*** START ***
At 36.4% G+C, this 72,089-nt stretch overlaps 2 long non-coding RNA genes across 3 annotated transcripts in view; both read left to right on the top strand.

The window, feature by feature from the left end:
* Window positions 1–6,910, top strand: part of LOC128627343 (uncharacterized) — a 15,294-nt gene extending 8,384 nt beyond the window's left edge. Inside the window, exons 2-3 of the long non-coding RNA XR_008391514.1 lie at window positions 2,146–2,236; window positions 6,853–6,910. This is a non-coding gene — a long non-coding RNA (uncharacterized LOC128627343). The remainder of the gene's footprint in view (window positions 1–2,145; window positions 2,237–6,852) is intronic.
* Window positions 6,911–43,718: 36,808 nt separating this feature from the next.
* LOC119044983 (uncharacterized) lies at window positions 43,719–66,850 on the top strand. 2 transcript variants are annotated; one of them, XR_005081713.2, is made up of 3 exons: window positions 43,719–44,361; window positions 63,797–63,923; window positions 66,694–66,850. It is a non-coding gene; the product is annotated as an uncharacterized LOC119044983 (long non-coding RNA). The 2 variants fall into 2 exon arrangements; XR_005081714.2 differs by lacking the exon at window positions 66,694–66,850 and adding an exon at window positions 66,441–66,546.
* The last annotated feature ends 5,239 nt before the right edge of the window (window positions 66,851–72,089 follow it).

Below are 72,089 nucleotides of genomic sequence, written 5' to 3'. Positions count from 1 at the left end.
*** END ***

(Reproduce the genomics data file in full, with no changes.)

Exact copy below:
At 36.4% G+C, this 72,089-nt stretch overlaps 2 long non-coding RNA genes across 3 annotated transcripts in view; both read left to right on the top strand.

The window, feature by feature from the left end:
* Window positions 1–6,910, top strand: part of LOC128627343 (uncharacterized) — a 15,294-nt gene extending 8,384 nt beyond the window's left edge. Inside the window, exons 2-3 of the long non-coding RNA XR_008391514.1 lie at window positions 2,146–2,236; window positions 6,853–6,910. This is a non-coding gene — a long non-coding RNA (uncharacterized LOC128627343). The remainder of the gene's footprint in view (window positions 1–2,145; window positions 2,237–6,852) is intronic.
* Window positions 6,911–43,718: 36,808 nt separating this feature from the next.
* LOC119044983 (uncharacterized) lies at window positions 43,719–66,850 on the top strand. 2 transcript variants are annotated; one of them, XR_005081713.2, is made up of 3 exons: window positions 43,719–44,361; window positions 63,797–63,923; window positions 66,694–66,850. It is a non-coding gene; the product is annotated as an uncharacterized LOC119044983 (long non-coding RNA). The 2 variants fall into 2 exon arrangements; XR_005081714.2 differs by lacking the exon at window positions 66,694–66,850 and adding an exon at window positions 66,441–66,546.
* The last annotated feature ends 5,239 nt before the right edge of the window (window positions 66,851–72,089 follow it).

Below are 72,089 nucleotides of genomic sequence, written 5' to 3'. Positions count from 1 at the left end.